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In this Article, Prof. Ross argues that no single paradigm of family relationships adequately serves the emotional needs of children who enter the foster care system due to the poverty of their parents. According to Prof. Ross, the needs of such children are increasingly at issue because of the likely effect on poor families of interactions between the Personal Responsibility Act (PRA) and the Adoption and Safe Families Act (ASFA). Reliable data is not yet available on children who are moved into foster care as their families lose welfare benefits or on those who are placed in adoptive homes in compliance with ASFA’s emphasis on permanency planning.

In order to illuminate how these legal changes are likely to affect children, Prof. Ross examines the placing-out programs of the late nineteenth century, which sent indigent urban children to live on farms in western states. Placing out, a precursor of the current foster care system, led to a wide variety of treatment; some children were little more than farm laborers, while others became family members. Participants were unclear about what norms governed the child’s relationships with both the new family and the family of origin, including biological parents, siblings and other relatives. Although the current law provides a clear taxonomy of family types which did not exist a century ago (i.e., biological, foster, and adoptive families) such categories do not always reflect the complexity of human relationships. Prof. Ross argues for a more flexible approach to defining the families created or rearranged by the state, so that these varied families can better serve each child’s needs.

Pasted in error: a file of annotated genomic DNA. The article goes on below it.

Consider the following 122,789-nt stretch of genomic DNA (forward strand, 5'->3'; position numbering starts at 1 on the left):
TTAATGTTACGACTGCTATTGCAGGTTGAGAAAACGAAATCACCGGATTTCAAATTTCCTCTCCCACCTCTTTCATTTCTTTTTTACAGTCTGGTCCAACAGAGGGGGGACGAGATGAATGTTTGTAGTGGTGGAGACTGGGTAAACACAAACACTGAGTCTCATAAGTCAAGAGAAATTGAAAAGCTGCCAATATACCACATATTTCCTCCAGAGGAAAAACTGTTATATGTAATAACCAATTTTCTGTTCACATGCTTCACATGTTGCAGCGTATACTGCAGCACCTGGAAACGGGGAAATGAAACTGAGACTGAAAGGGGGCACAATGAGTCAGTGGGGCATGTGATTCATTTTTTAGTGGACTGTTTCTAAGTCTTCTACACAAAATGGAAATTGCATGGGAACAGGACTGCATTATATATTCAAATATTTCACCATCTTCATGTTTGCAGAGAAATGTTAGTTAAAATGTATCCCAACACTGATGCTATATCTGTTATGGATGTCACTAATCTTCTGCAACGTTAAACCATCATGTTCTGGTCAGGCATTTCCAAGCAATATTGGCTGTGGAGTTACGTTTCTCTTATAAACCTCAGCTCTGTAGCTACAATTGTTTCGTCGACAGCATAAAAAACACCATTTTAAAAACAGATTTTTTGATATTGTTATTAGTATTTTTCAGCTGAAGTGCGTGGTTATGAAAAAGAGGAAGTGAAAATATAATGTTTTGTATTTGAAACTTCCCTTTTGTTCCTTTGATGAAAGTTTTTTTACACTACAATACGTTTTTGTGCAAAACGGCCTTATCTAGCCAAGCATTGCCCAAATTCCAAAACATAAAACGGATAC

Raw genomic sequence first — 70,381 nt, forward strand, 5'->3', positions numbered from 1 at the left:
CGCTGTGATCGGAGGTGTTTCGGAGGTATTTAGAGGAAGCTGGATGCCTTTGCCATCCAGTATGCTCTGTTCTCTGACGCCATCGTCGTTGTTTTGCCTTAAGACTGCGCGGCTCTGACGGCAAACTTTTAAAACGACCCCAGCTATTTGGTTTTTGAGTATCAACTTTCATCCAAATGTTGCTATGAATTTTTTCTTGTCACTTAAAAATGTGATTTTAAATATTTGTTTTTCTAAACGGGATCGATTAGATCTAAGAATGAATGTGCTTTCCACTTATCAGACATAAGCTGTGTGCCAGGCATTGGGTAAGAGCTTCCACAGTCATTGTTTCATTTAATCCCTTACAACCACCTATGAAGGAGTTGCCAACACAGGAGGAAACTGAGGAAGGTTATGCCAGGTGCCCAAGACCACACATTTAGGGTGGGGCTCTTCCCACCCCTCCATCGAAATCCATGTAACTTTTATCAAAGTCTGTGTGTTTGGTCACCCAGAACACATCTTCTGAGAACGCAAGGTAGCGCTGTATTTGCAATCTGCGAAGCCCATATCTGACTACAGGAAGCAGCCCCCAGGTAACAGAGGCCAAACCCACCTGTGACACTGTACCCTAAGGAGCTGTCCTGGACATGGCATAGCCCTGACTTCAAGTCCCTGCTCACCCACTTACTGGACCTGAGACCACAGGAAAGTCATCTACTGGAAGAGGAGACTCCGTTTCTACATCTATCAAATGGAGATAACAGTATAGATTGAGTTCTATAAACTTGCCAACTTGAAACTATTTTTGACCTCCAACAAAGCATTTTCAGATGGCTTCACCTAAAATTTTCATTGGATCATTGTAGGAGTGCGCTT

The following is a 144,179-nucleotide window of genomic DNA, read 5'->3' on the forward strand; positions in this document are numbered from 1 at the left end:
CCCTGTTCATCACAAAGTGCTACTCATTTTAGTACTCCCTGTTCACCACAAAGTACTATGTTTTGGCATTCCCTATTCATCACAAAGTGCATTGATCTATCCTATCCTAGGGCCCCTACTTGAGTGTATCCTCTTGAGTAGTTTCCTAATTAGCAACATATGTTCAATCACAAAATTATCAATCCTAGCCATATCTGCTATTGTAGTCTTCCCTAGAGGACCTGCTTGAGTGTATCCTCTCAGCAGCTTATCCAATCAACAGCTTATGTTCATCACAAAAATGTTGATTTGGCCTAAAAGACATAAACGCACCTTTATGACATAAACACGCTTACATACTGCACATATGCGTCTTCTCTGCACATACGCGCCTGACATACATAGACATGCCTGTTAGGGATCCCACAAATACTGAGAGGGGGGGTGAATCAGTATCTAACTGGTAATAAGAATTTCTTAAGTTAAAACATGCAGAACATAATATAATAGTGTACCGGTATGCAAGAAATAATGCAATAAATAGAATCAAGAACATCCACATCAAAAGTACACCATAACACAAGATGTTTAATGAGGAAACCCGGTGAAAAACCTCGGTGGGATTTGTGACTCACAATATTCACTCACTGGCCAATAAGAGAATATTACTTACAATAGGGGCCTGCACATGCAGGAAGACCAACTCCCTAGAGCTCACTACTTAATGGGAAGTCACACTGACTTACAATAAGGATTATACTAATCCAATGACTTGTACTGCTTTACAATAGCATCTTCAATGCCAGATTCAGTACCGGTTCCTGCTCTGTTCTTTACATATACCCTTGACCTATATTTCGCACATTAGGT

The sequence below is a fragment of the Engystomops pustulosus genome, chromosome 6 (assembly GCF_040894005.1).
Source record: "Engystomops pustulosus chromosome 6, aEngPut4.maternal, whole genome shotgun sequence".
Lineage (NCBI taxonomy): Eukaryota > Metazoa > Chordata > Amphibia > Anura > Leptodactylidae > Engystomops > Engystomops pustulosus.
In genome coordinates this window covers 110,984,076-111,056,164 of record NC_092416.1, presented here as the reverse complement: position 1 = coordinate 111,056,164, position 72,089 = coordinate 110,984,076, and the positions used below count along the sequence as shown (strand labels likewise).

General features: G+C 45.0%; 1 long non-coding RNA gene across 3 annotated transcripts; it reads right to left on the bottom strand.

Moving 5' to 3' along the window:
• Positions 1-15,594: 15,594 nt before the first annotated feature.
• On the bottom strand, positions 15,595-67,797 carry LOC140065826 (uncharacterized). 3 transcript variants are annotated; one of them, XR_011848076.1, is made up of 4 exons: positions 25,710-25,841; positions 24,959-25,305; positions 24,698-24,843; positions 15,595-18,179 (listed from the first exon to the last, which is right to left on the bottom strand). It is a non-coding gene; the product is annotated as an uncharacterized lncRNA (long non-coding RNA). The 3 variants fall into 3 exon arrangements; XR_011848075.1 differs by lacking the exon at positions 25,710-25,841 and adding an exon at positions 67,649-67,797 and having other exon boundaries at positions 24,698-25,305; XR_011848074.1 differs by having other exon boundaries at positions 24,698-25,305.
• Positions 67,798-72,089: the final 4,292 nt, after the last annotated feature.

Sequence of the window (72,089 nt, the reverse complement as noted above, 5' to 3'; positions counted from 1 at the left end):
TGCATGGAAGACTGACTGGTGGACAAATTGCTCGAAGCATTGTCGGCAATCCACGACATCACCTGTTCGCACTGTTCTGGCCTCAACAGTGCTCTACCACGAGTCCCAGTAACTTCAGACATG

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GWU Legal Studies Research Paper No. 537; GWU Law School Public Law Research Paper No. 537

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